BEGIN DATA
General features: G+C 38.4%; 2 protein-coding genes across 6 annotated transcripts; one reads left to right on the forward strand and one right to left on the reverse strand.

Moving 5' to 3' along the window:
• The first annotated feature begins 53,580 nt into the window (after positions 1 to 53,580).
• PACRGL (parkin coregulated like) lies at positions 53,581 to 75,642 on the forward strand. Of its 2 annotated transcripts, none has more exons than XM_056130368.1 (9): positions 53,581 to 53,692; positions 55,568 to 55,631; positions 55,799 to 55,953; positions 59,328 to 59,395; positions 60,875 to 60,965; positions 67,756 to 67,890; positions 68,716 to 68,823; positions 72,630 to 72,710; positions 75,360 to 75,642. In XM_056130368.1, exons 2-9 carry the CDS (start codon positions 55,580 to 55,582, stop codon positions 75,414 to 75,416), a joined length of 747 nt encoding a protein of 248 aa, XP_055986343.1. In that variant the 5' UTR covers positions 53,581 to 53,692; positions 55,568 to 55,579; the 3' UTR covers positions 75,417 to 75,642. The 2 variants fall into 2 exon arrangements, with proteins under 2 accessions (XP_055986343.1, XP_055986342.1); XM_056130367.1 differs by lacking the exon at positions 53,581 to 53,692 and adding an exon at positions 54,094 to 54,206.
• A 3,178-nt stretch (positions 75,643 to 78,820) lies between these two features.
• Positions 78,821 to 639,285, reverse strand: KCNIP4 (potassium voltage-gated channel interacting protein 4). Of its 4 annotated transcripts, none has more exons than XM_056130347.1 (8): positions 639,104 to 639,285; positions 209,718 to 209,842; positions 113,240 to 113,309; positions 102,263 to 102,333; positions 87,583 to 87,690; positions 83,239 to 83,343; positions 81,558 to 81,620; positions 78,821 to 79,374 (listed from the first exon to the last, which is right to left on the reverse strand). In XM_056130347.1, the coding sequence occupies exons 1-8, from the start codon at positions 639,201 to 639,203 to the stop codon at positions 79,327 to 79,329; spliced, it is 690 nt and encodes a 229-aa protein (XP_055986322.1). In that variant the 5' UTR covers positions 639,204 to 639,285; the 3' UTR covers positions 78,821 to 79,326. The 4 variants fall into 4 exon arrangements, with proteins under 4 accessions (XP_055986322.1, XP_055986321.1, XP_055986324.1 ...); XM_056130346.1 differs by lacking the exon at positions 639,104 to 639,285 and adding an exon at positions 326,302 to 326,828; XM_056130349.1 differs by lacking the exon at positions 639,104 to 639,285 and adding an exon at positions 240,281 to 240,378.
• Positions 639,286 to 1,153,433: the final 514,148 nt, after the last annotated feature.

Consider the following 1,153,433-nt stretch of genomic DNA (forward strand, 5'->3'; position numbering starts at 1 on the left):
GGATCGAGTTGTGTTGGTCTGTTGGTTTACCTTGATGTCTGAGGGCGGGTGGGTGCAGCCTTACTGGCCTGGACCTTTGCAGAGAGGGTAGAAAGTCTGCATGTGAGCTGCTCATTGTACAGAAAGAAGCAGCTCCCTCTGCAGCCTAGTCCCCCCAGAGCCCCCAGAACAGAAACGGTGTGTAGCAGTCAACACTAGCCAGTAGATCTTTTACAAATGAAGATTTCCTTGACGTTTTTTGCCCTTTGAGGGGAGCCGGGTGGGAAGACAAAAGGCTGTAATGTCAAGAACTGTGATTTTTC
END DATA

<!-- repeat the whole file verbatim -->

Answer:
General features: G+C 38.4%; 2 protein-coding genes across 6 annotated transcripts; one reads left to right on the forward strand and one right to left on the reverse strand.

Moving 5' to 3' along the window:
• The first annotated feature begins 53,580 nt into the window (after positions 1 to 53,580).
• PACRGL (parkin coregulated like) lies at positions 53,581 to 75,642 on the forward strand. Of its 2 annotated transcripts, none has more exons than XM_056130368.1 (9): positions 53,581 to 53,692; positions 55,568 to 55,631; positions 55,799 to 55,953; positions 59,328 to 59,395; positions 60,875 to 60,965; positions 67,756 to 67,890; positions 68,716 to 68,823; positions 72,630 to 72,710; positions 75,360 to 75,642. In XM_056130368.1, exons 2-9 carry the CDS (start codon positions 55,580 to 55,582, stop codon positions 75,414 to 75,416), a joined length of 747 nt encoding a protein of 248 aa, XP_055986343.1. In that variant the 5' UTR covers positions 53,581 to 53,692; positions 55,568 to 55,579; the 3' UTR covers positions 75,417 to 75,642. The 2 variants fall into 2 exon arrangements, with proteins under 2 accessions (XP_055986343.1, XP_055986342.1); XM_056130367.1 differs by lacking the exon at positions 53,581 to 53,692 and adding an exon at positions 54,094 to 54,206.
• A 3,178-nt stretch (positions 75,643 to 78,820) lies between these two features.
• Positions 78,821 to 639,285, reverse strand: KCNIP4 (potassium voltage-gated channel interacting protein 4). Of its 4 annotated transcripts, none has more exons than XM_056130347.1 (8): positions 639,104 to 639,285; positions 209,718 to 209,842; positions 113,240 to 113,309; positions 102,263 to 102,333; positions 87,583 to 87,690; positions 83,239 to 83,343; positions 81,558 to 81,620; positions 78,821 to 79,374 (listed from the first exon to the last, which is right to left on the reverse strand). In XM_056130347.1, the coding sequence occupies exons 1-8, from the start codon at positions 639,201 to 639,203 to the stop codon at positions 79,327 to 79,329; spliced, it is 690 nt and encodes a 229-aa protein (XP_055986322.1). In that variant the 5' UTR covers positions 639,204 to 639,285; the 3' UTR covers positions 78,821 to 79,326. The 4 variants fall into 4 exon arrangements, with proteins under 4 accessions (XP_055986322.1, XP_055986321.1, XP_055986324.1 ...); XM_056130346.1 differs by lacking the exon at positions 639,104 to 639,285 and adding an exon at positions 326,302 to 326,828; XM_056130349.1 differs by lacking the exon at positions 639,104 to 639,285 and adding an exon at positions 240,281 to 240,378.
• Positions 639,286 to 1,153,433: the final 514,148 nt, after the last annotated feature.

Consider the following 1,153,433-nt stretch of genomic DNA (forward strand, 5'->3'; position numbering starts at 1 on the left):
GGATCGAGTTGTGTTGGTCTGTTGGTTTACCTTGATGTCTGAGGGCGGGTGGGTGCAGCCTTACTGGCCTGGACCTTTGCAGAGAGGGTAGAAAGTCTGCATGTGAGCTGCTCATTGTACAGAAAGAAGCAGCTCCCTCTGCAGCCTAGTCCCCCCAGAGCCCCCAGAACAGAAACGGTGTGTAGCAGTCAACACTAGCCAGTAGATCTTTTACAAATGAAGATTTCCTTGACGTTTTTTGCCCTTTGAGGGGAGCCGGGTGGGAAGACAAAAGGCTGTAATGTCAAGAACTGTGATTTTTC